The Dolphin Emulator development team announced today the release of Dolphin 5.0 (GameCube & Wii emulator). According to the team, this new version comes with over 10000 changes and improvements from its previous build, and is available for Windows (x64) and Mac OS X.
According to the team, this new version of Dolphin offers better and faster CPU emulation, Texture EnVironment fixes, support for zFreeze and exclusive full-screen, revamped netplay, and the ability to override the emulated CPU Clock.
Those interested can download Dolphin 5.0 from its official website (you can find it via Google, we won’t be linking to it).
And here are some of the key features of Dolphin 5.0:
Texture EnVironment Fixes
Texture EnVironment Fixes (TEV Fixes) is a fundamental change to how Dolphin handles the graphics pipeline in the GameCube and Wii. Rather than attempting to emulate integer math using floating point math, Dolphin abandons that by taking advantage of the D3D11 and OpenGL 3 (or newer) APIs that allow for the use of integer math unlike older APIs. Back when Dolphin was first introduced, this wasn’t even an option outside of a software renderer as those APIs didn’t exist yet! Despite integer math being supported since OpenGL 3, many graphics cards and drivers still struggle to handle integer math correctly. This could cause some loss in performance in specific situations, but, the huge increase in accuracy solving thousands of graphical issues across hundreds of games would simply not be possible without the switch.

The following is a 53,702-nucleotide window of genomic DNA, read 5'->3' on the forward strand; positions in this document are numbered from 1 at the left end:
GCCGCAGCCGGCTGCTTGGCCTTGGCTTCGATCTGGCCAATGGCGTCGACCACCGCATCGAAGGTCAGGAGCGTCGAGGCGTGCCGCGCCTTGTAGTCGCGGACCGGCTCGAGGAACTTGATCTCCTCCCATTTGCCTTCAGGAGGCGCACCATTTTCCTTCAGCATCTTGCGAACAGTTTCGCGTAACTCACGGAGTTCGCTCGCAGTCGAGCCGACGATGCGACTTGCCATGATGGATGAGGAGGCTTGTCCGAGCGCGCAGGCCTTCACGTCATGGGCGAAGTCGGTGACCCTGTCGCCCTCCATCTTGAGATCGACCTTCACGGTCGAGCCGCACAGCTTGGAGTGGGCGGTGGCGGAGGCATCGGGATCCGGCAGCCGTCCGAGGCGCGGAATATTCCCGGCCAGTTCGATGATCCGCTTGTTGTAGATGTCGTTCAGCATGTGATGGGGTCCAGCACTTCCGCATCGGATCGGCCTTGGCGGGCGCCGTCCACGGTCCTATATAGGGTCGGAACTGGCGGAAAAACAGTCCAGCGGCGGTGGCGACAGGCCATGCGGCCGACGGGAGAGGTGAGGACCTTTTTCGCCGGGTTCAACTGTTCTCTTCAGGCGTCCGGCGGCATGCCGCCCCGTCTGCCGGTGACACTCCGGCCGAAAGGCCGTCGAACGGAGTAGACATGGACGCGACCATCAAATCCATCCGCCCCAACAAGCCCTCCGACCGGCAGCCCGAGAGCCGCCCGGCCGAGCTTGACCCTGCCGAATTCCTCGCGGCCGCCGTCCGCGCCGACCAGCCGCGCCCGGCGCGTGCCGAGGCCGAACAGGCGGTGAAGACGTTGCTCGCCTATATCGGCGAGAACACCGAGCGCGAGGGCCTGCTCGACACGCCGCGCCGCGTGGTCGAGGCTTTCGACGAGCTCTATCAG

zFreeze is one of those features that we never thought would be implemented. Developers have been aware of the feature for quite some time, but no one could quite get a handle on how to implement it. It took three developers working upon years of research to finally crack the code, and now every known situation of zFreeze works properly in Dolphin! As we proudly stated once zFreeze emulation was defeated yes, you can finally play Rogue Squadron II in Dolphin. Due to how demanding it is and all the crazy hardware tricks it uses, it may not be perfect yet, but zFreeze will not be causing any more headaches.
Better and Faster CPU Emulation
Much like Dolphin’s GPU emulation, Dolphin’s CPU emulation has seen many accuracy improvements over the past two and half years. And it’s sacrificed compatibility, too. While D3D9 was sacrificed for integers, the x86_32 JIT was sacrificed for a whole slew of improvements. We promised users that dropping the 32-bit JIT would open up many options for improvements, but, even we didn’t expect nearly a 100% improvement in performance in the JIT!
Dropping the 32-bit JIT was hugely instrumental in many of these changes; it meant a lot less work to implement new features (no longer have to implement it twice, once for each architecture), along with the lifting of some restraints that heldback various optimization ideas. The result of the added ease is that many instructions that previously had to fall back onto the costly interpreter have now been implemented into the JIT. Any game that uses said instructions will see a performance boost. Even better, by using a super-accurate software interpreter backed up by hardware tests as a guideline, many instructions were made more accurate over the course of the 4.0 era. It was very easy to simply fall through walls not too long ago.